Balenciaga: A Cautionary Tale of Brand Reputation

If you have yet to hear about Balenciaga’s recent brand reputation crisis, let us dive in and share the good, bad and how to prevent something like this from happening to your organization.

In November, Spanish fashion house Balenciaga released not one but two campaigns that caused public outrage. First, a holiday 2022 ad featuring the brand’s new plush bear purses — styled in bondage — held and hugged by toddlers. Days later, an ad previewing their Spring 2023 collection included a photo of a purse laid on a messy desk — hidden in plain sight were documents of a Supreme Court case that ruled on child pornography laws in the United States. Eagle-eyed consumers and internet sleuths saw a connection and cried out disgust; a massive crisis for the top brand ensued.

While Balenciaga quickly responded, it took nearly two weeks for them to claim responsibility for the “oversight.” Many felt, rightfully, it was an offense that crossed a line. Not only has it placed the company, its management, designers and photographers in the hot seat, but critics and the media have also come after A-List stars that have endorsed the fashion house in recent years. With many celebrities slow to respond, it allowed the crisis to snowball.

Balenciaga’s management was not prepared for a crisis.

First, the company needed to have the proper chain of command or a crisis committee in place. A brand so committed to pushing the limits in design should have safeguards in place.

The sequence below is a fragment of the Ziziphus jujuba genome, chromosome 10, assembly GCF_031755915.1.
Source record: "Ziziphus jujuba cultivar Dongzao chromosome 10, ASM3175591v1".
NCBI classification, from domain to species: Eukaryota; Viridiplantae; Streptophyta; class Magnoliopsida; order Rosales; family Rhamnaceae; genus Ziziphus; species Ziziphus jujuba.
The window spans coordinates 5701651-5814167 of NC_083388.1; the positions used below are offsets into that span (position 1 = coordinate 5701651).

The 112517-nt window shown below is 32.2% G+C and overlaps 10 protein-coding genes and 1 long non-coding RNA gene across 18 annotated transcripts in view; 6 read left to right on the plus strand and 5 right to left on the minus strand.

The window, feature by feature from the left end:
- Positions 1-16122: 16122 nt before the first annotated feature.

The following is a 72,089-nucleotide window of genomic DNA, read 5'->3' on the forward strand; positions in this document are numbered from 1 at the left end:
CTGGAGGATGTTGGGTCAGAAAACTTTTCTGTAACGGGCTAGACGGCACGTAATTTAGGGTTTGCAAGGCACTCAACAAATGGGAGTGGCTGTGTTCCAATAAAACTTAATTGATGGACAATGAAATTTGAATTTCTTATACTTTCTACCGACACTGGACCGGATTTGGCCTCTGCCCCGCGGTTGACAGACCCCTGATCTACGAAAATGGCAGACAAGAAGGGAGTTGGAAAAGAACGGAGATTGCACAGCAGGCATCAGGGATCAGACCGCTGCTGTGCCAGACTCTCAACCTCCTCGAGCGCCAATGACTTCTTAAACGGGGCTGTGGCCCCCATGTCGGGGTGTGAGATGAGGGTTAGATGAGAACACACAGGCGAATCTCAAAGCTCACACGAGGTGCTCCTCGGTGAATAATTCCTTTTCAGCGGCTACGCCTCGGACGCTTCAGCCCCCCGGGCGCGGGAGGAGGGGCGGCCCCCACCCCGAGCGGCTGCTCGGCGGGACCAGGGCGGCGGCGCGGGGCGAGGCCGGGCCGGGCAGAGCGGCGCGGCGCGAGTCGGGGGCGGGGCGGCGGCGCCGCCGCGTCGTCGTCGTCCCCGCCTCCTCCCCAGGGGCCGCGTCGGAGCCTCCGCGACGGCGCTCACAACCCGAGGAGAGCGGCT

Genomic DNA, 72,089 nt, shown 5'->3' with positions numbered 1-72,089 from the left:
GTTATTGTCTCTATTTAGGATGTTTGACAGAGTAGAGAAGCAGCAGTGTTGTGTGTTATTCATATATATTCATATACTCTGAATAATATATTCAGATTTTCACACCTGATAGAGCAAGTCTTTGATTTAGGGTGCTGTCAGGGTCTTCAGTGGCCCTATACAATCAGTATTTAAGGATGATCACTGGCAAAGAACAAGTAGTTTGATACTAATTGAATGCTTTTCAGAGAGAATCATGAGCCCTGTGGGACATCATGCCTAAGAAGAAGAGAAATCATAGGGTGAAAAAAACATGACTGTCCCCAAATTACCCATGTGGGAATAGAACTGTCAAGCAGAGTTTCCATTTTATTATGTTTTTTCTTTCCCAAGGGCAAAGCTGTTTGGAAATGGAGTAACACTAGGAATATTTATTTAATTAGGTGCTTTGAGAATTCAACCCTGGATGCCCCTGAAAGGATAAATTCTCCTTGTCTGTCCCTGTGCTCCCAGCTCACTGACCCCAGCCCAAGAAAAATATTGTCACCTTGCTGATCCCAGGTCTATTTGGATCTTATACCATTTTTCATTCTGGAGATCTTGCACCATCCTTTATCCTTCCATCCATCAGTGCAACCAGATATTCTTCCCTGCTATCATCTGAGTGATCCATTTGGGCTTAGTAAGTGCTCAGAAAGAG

Second, Balenciaga was entirely reactionary once the scandal broke. As a company that courts and employs huge celebrities as brand ambassadors, it should have been clear those individuals are an extension of the company. Instead of leaving each of them on its own, Balenciaga should have proactively reached out to its most prominent endorsers with a consistent message. In turn, the message could have been shared with its ambassadors’ millions of fans and followers.

It’s a cautionary tale: poor decision-making, a brand damaged, millions of dollars lost and employees fired. A better crisis plan would have mitigated it from happening.

What is essential to learn from crises like this one is that no one is immune to disaster. Especially as an organization grows — financially, operationally, socially — it is crucial to plan for the worst with help from the experts like The Mach 1 Group.

Learn more about the crisis work we do here.

Leave a Comment

Your email address will not be published. Required fields are marked *

Subscribe To Our Newsletter

See what the buzz is about.

Scroll to Top